Daily Photo – The AVP in Color (Metzger Unhappy With The Call)

The Daily Photo series focuses on the two or three key creative choices, in terms of composition and processing, that go into creating an image.  Specific technical details about the shot have been left out — you won’t hear me talking about tone curve adjustments and whatnot unless it was a key component of the end result.

A sand-covered Metzger isn’t thrilled with the ref at the 2007 God and Goddess of the Beach Tournament in Las Vegas, part of my series on professional beach volleyball.  The rest of the series, so far, can be found on my flickr account.

Exposure

  • Shutter:  1/2500
  • Aperture:  f/3.5
  • ISO:  200
  • Camera:  Canon EOS 1Ds Mark III
  • Lens:  Canon EF 70-200mm f/2.8L IS USM

Composition and Processing

  • This shot is less about composition than combining two separate events:  Metzger’s expression, and the fact he’s covered in sand from the play that just ended.  By themselves they are sufficient to make an interesting photo, but together they add a little more value:  he’s clearly unhappy about the ref’s call, and that’s reinforced by the effort he must have given on the play (implied by the sand).
  • While it’s frequently something we can’t control, I like to find backgrounds that are lit differently than the playfield.  That way if the background is busy or distracting, the low (or brighter) light will greatly reduce the distraction (in addition to the usual things we do, like using a shallow depth of field).  In this case the southwest stands had a large overhang providing shade, but the court was well lit from the afternoon sun.  Here’s an example of the opposite (dark court and lit stands).

Original:

May 12 2009 | Photography | No Comments »

Daily Photo – Stein Metzger and Matt Fuerbringer (The AVP in Black and White)

The Daily Photo series focuses on the two or three key creative choices, in terms of composition and processing, that go into creating an image.  Specific technical details about the shot have been left out — you won’t hear me talking about tone curve adjustments and whatnot unless it was a key component of the end result.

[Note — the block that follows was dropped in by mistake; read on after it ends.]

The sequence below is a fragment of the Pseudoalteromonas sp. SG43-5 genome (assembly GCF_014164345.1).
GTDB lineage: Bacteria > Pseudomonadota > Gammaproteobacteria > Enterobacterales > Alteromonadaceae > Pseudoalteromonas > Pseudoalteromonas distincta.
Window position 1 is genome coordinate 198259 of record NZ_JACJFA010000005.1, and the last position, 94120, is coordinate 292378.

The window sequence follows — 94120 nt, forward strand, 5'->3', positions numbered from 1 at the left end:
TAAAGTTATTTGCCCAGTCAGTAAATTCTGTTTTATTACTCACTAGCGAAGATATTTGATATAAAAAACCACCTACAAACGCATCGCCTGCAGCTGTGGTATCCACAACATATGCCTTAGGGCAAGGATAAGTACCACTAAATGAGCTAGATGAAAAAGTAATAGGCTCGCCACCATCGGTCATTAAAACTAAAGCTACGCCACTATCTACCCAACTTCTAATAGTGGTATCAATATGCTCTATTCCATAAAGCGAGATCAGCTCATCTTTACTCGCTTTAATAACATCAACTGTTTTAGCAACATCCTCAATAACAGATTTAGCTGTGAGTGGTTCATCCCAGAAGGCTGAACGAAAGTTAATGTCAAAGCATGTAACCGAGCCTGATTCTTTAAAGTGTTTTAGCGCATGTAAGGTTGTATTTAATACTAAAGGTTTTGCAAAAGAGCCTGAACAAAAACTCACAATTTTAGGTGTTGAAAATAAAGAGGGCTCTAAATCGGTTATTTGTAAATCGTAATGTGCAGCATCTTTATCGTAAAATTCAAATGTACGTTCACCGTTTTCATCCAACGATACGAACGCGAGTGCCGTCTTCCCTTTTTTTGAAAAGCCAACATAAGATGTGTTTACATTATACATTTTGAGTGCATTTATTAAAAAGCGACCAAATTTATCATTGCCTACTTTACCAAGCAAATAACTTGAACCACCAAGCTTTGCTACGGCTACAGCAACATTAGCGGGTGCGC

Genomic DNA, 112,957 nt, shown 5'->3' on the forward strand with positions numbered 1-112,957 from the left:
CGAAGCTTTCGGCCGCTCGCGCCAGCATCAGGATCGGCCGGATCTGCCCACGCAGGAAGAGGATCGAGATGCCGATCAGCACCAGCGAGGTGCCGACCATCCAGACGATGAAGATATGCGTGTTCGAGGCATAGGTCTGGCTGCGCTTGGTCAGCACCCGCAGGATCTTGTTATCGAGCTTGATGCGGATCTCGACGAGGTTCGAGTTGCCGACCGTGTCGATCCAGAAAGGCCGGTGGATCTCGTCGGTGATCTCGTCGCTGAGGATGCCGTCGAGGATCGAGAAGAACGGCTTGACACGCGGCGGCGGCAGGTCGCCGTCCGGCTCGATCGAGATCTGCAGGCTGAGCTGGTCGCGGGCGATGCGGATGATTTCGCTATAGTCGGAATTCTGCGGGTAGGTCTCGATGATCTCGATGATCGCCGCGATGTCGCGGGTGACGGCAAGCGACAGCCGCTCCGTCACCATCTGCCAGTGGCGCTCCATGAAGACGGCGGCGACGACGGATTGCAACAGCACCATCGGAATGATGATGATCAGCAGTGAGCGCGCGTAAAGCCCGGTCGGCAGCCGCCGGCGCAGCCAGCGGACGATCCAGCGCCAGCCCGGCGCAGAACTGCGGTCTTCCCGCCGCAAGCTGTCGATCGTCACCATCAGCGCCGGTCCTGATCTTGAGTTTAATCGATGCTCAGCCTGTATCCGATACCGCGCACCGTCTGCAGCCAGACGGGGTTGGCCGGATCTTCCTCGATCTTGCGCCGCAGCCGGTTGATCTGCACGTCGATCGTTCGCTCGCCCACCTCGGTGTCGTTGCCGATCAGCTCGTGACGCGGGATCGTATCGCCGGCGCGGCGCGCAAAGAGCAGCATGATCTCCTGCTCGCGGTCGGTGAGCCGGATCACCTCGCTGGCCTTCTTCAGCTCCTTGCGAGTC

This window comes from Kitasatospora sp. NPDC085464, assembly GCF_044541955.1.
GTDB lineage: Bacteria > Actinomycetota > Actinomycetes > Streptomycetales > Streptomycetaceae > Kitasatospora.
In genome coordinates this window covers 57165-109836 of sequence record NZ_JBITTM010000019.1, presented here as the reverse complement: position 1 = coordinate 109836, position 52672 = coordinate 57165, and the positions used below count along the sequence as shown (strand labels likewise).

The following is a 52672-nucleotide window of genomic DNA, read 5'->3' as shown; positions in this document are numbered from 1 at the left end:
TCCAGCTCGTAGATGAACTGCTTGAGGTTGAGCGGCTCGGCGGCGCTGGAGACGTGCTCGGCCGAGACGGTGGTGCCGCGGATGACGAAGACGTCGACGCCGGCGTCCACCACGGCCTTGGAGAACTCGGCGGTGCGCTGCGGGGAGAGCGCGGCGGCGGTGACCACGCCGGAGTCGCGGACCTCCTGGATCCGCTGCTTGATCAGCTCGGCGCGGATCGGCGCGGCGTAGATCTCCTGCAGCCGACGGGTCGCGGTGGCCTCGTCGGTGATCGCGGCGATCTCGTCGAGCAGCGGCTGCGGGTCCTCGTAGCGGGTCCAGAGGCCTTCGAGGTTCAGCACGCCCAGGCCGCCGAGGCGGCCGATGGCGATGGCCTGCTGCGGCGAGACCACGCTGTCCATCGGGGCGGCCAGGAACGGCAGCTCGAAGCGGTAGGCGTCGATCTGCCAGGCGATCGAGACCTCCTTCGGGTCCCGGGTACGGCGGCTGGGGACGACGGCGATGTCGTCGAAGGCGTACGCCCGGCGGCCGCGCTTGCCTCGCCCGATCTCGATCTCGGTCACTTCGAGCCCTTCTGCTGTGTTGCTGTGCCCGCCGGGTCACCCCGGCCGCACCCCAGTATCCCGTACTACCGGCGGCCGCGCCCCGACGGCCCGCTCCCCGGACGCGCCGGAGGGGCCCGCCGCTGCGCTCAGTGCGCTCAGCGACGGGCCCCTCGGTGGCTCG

Over the next eight weeks, along with my normal purview of photo subjects, I’ll be posting a series of shots of professional beach volleyball.  I’m sorting them into four sets:  “The AVP in Black and White”, “The AVP at Night” and “The AVP in Color” (two sets for that last one).  Those can be found on my flickr account, although I may find a way to arrange them here on the blog at some point.

The shots themselves are from the 2007 and 2008 Dallas AVP tour stops, along with the 2007 Las Vegas AVP God and Goddess of the Beach tournament. I’m planning to attend and hopefully shoot at the 2009 Houston AVP tournament in mid-May.

This shot:  Stein Metzger and Matt Fuerbringer celebrate at the 2007 AVP Las Vegas God and Goddess of the Beach Tournament.

Exposure

  • Shutter:  1/2500
  • Aperture:  f/3.2
  • ISO:  200
  • Camera:  Canon EOS 1D Mark III
  • Lens:  Canon EF 70-200mm f/2.8 IS USM (at 70mm)

Composition and Processing

  • I know what you’re thinking:  damn that’s a dark photo, why didn’t he at least push the ISO up to 400, or open it up a bit more?  Take a look at the background.  Half the court is brightly lit.  In fact, the highlights are almost clipping.  The shadows, however, are not.  So while the bulk of the tones are in the lower third of the histogram, I’m not losing any information in the scene.  In outdoor sports, everything happens so fast it’s not always convenient to change the settings on the fly.  Even here, where I could have flipped the shutter down a stop or two in time to catch this moment, I would have risked blowing out the feet and legs of Metzger (he had literally just stepped into the shade).  Better to have the entire range covered and figure it out in post.
  • You’re probably also wondering why on earth the original crop is so bad.  While I can be a bit sloppy with my initial composition sometimes, in this case I had been shooting with the (spot) focus dead center.  I definitely didn’t have time to switch it for this shot, so I backed off the lens as quickly as I could and figured I’d crop tighter later.  As long as I got Metzger in focus, I was good.  This is something of a challenge in sports, when you’re switching between shooting individuals and pairs.  Regardless of where the focus detection is, the fact both subjects are in motion doesn’t really allow you to recompose after you set focus.  Maybe I just don’t have the elite skills of some sports photographers, but one thing I’d like to see on modern SLR bodies are a couple configurable buttons that let me instantly swap between focus points with a single press (likewise for a couple exposure settings I could preset).  Oh, and a third dial for ISO.  Most of us aren’t changing film any more, and ISO is just as valid an on-the-fly adjustment as shutter and aperture.

Original:

March 20 2009 | Photography and Volleyball | 2 Comments »